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He’s Got the Whole World in His Hands: My Politics, The Recessional


We just got this book from the library, and it was quickly my sons’ favorite. They love the pictures and that we can sing along with it. And they love the message. Gavin even repeats, “You [in] God Hand, Mommy!” It warms my heart and encourages my spirit.

I remember hearing a sermon in my indy-fundy Baptist church when I was around six-years-old about how this song was wrong: “If God’s got the whole world in His hands, then He’s got sin in His hands. And that’s just not possible.” I was disappointed because the song’s message comforted me even then.

I now see that critique of the spiritual for what it really is: a near-gnostic, dispensationalist grasp for control.

But in spite of our flailing and our eschatological fads, God is in control. He is sovereign. He’s got the whole world in His hands! You and me, brother!

It’s odd for me to digest the intense reaction to my speaking out about my politics. My Facebook wall is even more colorful. Because in my view, I really haven’t changed. I’m just able to express it publicly now.

For a long time, people have whispered, “That Camille Lewis has some strange ideas.” They’ve called me “dangerous.” They’ve passed along their conclusion that I “have trouble with authority.” And I’ve even lost some friends because they now know the whole me.

This isn’t some wide-eyed, bandwagon-jumping celebrity worship for me. This vote actually makes sense in light of the last forty years. I learned my politics from elementary school through graduate school. And I’ve grown from a nondescript grey to a unwavering scarlet and now to an vivid indigo.  I learned that the company line was often misguided. That quilting faith to politics was often an ugly mess. That by the 1980s all good conservative Evangelicals were Republicans. That paleo-neo-theo-cons have hefty amount of naiveté in their worldview. That even well-intentioned patriarchs need rules. That learning a new (cultural) language helps you understand your own better. That the Left isn’t evil and that the Right is often mistaken. That I am pretty much plumbed to live in a liminal life. That the Religious Right has calcified. That my voting for Barack Obama is probably the most active political thing I’ve ever done in my life.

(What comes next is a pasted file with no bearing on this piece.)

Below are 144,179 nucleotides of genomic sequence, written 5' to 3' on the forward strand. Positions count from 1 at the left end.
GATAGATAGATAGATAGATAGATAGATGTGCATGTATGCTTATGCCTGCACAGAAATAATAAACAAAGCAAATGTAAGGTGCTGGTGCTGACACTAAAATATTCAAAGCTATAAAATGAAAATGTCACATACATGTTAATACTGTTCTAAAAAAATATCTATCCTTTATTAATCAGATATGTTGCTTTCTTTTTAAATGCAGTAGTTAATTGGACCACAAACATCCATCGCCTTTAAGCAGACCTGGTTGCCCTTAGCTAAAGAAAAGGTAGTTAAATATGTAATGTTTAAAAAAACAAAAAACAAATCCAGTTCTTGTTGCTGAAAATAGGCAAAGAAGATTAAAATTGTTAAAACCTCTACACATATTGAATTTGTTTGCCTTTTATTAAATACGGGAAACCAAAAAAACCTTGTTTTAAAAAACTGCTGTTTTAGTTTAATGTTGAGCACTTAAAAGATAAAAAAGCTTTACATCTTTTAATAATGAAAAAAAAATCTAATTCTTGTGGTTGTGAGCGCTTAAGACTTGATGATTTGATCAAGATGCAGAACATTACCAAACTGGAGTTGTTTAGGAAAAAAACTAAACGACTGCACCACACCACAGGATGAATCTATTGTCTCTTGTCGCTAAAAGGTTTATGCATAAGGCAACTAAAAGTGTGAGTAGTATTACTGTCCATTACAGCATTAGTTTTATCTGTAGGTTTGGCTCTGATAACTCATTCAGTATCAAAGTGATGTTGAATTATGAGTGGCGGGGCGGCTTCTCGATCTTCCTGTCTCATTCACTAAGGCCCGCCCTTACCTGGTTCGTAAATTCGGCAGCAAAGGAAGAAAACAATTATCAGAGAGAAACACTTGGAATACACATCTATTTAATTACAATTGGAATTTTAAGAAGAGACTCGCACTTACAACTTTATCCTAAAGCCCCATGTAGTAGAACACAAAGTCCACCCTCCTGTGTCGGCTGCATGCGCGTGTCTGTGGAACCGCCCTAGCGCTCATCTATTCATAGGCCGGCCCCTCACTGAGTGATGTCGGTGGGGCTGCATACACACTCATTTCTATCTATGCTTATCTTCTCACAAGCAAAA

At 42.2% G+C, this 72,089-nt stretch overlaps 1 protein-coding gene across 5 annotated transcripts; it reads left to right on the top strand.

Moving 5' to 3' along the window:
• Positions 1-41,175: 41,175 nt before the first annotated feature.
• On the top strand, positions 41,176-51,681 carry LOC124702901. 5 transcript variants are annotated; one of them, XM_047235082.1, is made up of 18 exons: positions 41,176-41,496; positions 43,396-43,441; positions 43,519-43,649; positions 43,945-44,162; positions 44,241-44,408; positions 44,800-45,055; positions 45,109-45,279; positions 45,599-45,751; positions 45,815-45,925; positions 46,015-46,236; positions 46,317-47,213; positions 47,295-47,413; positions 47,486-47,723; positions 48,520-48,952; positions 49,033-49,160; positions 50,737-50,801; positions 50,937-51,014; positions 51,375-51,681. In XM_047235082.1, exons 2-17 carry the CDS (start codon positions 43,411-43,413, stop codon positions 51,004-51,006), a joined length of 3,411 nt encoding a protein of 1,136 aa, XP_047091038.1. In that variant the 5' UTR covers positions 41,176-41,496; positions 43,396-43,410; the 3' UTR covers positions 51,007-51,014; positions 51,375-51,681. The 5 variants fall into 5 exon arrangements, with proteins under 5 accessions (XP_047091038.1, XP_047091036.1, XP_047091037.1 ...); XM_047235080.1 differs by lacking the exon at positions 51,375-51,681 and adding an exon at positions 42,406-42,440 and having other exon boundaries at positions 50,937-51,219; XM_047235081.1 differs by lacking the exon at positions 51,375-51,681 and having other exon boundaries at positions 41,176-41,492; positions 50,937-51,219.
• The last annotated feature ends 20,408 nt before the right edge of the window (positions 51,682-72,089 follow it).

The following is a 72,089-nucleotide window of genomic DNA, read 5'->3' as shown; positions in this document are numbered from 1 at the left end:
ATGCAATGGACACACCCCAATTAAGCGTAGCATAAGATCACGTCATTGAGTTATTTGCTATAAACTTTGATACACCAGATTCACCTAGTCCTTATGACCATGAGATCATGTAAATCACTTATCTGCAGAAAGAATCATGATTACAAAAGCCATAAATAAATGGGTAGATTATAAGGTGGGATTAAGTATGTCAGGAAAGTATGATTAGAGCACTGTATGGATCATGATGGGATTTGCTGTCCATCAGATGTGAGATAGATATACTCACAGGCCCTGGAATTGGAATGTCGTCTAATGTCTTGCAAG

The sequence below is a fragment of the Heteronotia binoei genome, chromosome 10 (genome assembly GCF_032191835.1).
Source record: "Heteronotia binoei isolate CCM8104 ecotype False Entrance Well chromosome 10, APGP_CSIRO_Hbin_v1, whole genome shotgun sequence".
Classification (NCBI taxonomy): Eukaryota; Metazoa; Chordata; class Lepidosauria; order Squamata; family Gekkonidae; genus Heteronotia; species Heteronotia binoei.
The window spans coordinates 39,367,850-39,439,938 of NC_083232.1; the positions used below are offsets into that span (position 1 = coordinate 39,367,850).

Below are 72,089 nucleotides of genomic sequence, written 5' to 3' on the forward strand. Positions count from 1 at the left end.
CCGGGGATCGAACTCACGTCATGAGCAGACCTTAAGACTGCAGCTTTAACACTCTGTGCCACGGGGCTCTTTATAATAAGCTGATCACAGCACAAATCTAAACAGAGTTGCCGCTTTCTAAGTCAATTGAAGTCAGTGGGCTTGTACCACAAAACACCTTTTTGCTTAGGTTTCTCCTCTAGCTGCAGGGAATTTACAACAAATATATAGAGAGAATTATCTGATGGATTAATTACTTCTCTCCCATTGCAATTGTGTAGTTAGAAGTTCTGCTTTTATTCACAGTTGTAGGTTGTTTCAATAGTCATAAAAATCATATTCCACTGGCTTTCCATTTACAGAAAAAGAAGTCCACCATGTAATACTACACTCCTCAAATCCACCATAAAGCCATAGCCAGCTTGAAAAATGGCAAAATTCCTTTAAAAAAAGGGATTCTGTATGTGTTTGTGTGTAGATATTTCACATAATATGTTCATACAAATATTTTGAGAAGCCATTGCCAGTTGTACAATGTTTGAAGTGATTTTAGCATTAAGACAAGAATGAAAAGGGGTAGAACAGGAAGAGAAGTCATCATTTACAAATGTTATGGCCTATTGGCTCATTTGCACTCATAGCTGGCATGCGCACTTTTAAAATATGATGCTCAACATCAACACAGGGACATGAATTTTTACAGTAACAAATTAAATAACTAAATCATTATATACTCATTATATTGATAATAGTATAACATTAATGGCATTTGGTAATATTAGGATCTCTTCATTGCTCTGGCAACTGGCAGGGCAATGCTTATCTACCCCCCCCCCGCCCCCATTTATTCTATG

And most importantly that the Gospel changes the way we treat our friends, our neighbors, and our enemies.

And that’s really what I’ve been getting at. Remembering that we’re all totally unable to save ourselves means that we ourselves are as vulnerable to error as the next guy. When we feel that vulnerability, the knee-jerk response to make the divisions clearer. In other words, we identify with our friends because we divide against our enemies. That makes us feel safe and proud. “Identification is affirmed with earnestness precisely because there is division. Identification is compensatory to division.” If we sense a friend going to “the dark side” (a.k.a. the Other(‘s) side), we beg and plead for them to return to safety as if s/he’s going to run back into God’s hands. As if any of us can run in and out of God’s hands.

But muddling the lines is humbling. It points up that it’s not the human lines at all that matter because God’s taking care of His own as He always has.

That’s the comedy I’ve been talking about.

Christians keep repeating “God is sovereign!” during this campaign season. We’re all trying to see our way through the fog, the violent outbursts, the schmaltz, and the issues. It’s overwhelming.